For your Sermon Illustration FileIllustrations for Preachingby Clyde W. Chesnutt*
Much of the following material is copyrighted and is presented here for oral communication only. Permission for reprinting must be secured from the publisher of the periodical from which the illustration is excerpted.
ASH WEDNESDAY "Ethic of Forgiveness"
On December 17, 1983, the most sensational news item in my paper was printed on page 12. The story was captioned, Parents Win Mercy for Drunken Driver Who Killed Their Son. It seems that these bereaved parents requested that the judge sentence their son's killer to perform community service rather than serve a prison term. The parents' statement read in part, "Hopefully, we, Bill's parents, have instilled in his brothers and sisters the Christian ethic of forgiveness . . . We all hope that the defendant understands and has true contrition in his heart and in the end will be a better person."
. . . Orpha Vincent, "Forgiveness" The Upper Room, Jan. 7, 1986
The eight-year-old wanted to decorate his room in the latest style so he wrote to the State University and asked for "stickers, brochures and penance." A few days later he received a package from the university with this letter, "We are mailing you the brochures and stickers, but would suggest that for penance you spend an hour a day with Webster's dictionary." . . . Quote, Oct. 15, 1985
CHRISTIAN UNITY "New Decalogue for Ecumenical Discipleship"
1. Daily affirmation that Jesus calls his
followers to be one: An early morning prayer
time or a regular devotional period can be en
riched by recall and/or reading John 17:20-23
along with whatever else may be on the agen
da. It is this daily affirmation of Christ's call to
be one that brings to the conscious level a sober
ing and mangificent acknowledgement: the Ho
ly Spirit is at work in ways that point to our
Lord's call being fulfilled.
2. Daily praise for the infinite variety of
religious expression evidenced in the Universal
Church: Praise God for the infinite smorgasbord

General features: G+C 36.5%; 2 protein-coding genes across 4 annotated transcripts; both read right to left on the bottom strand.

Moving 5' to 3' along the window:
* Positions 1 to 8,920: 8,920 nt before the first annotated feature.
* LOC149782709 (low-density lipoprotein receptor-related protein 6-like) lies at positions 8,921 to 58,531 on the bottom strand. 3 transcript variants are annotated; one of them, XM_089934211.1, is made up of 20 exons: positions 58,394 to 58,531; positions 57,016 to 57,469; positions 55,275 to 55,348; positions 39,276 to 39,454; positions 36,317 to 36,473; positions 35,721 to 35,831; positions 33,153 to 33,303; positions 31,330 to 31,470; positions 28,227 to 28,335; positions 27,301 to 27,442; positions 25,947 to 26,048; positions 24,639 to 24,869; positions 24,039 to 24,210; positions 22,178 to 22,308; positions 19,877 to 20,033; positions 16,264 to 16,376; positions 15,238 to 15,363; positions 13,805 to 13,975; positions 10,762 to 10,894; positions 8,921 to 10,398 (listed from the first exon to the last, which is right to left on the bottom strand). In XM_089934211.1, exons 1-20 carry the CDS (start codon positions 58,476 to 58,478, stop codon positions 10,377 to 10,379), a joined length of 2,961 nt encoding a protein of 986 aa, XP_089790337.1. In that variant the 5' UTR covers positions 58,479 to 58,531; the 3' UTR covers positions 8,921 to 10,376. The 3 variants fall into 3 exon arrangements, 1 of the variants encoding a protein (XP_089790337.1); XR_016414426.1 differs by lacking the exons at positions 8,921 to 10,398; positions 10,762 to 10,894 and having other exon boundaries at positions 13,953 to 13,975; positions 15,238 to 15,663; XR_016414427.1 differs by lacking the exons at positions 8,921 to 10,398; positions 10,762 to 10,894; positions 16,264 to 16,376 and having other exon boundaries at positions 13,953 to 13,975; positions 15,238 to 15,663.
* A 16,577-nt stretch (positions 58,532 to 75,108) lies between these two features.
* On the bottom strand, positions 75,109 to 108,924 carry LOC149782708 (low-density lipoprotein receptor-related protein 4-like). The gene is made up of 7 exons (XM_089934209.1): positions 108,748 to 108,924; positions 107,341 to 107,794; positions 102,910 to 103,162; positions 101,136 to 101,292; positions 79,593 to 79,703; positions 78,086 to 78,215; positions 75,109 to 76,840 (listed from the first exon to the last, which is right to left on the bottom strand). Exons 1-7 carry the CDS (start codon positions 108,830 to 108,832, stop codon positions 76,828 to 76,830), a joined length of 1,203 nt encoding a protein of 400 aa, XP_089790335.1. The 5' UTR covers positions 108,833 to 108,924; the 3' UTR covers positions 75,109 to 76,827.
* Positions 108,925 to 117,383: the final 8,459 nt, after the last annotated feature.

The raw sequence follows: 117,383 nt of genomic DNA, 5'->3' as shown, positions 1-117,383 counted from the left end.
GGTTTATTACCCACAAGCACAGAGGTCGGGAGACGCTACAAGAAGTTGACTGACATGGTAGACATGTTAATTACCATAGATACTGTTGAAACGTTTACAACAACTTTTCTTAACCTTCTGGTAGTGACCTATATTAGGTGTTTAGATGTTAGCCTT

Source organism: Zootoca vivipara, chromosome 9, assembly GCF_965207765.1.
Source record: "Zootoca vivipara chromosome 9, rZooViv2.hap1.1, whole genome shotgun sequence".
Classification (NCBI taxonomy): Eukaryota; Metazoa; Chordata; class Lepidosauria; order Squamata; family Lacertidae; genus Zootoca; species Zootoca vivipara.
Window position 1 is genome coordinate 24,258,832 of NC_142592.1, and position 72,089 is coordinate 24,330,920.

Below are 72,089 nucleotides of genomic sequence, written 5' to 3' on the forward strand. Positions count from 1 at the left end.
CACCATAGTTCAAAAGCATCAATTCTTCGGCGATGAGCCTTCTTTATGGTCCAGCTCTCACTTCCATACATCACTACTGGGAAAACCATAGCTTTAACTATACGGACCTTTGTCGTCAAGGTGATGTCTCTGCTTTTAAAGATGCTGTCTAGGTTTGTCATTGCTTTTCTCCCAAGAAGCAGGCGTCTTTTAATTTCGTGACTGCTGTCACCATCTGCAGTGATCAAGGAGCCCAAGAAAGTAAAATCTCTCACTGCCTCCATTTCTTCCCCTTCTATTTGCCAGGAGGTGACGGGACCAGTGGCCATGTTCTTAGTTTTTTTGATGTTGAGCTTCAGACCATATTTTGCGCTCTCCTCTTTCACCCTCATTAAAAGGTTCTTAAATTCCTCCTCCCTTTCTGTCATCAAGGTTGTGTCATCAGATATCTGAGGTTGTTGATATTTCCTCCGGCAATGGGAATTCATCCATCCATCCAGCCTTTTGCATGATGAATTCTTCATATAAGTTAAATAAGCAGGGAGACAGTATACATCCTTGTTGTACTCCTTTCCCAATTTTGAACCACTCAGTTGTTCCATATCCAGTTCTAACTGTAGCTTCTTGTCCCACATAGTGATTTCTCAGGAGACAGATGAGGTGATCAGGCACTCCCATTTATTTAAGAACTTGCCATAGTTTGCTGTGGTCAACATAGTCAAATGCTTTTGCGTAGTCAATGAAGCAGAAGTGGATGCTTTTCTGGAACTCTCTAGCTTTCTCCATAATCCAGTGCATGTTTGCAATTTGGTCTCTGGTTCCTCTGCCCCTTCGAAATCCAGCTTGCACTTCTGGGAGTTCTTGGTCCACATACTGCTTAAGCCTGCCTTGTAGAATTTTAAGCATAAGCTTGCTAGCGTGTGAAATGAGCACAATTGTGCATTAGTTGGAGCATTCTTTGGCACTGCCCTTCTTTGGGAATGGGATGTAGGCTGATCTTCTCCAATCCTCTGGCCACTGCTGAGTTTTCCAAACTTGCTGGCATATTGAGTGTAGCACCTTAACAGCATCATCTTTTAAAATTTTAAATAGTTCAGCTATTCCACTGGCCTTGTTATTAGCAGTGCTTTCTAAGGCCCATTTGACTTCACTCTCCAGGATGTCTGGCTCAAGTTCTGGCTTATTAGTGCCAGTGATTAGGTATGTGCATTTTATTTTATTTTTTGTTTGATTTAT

placed in our midst!
3. Daily study of the beliefs and/or organiza
tional life found in denominations other than our
own: We are blessed with numerous teaching and
learning tools that can bring us, at least in an
informational way, what fellow pilgrims believe
and how they understand polity.
4. Daily prayer for those within and outside
our denomination that all might appreciate and
'Clyde W. Chesnutt is publisher of Windows of Truth, a newsletter of sermon illustrations. His mailing address is P.O. Box 339, Blanco, Texas 78606.
be enriched by the diversity found in the Universal Church: Holy Scripture as it speaks to us in Ephesians 4:1-16 provides the background and fertile soil out of which such prayers naturally emerge.
5. Daily practice of intentionally conversing
with a person(s) in another denomination(s)
about the Christian Faith: We miss much by not
entering into conversation and even dialogue
with others wearing different labels.
6. Daily meditation on what it means to be
a part of the Body of Christ: Especially impor
tant for our nourishment are the twelfth and thir
teenth chapters of 1 Corinthians.
7. Daily acknowledgement of our roots
found in the rich heritage of Judaism: While we
kneel before Jesus as Savior and Lord, we also—
along with our Jewish friends—call Abraham our
8. Daily openness to the continually emerg
ing opportunities for worship and understanding
among Christians: While there is still pain in
Christ's Body that comes from some exclusions
at our Lord's Table, there are more and more
other types of worship that are fully open to all.
9. Daily admission that it was and is scan
dalous for Christians to be divided: To own such
a disgrace, however, grants us the humility and
sincerity to move to better days.
10. Daily consecration of our entire being to the cause of Christian unity: Our day calls for undivided allegiance to the cause of Christian unity. While we do not presume to know the final shape of the unity we seek, by the grace of God we shall be victorious. . . . Donald Charles Lacy, "Decalogue for Ecumenical Discipleship," abridged, Fairway Press, 1986
CONVERSION "Pursued to the Bottom of the Sea"
Early one morning, Mike, a professional diver, dove off the Florida coast to salvage parts from a sunken ship. As he descended and swam toward the hull, he noticed something white held in the mouth of an oyster or a type of shellfish.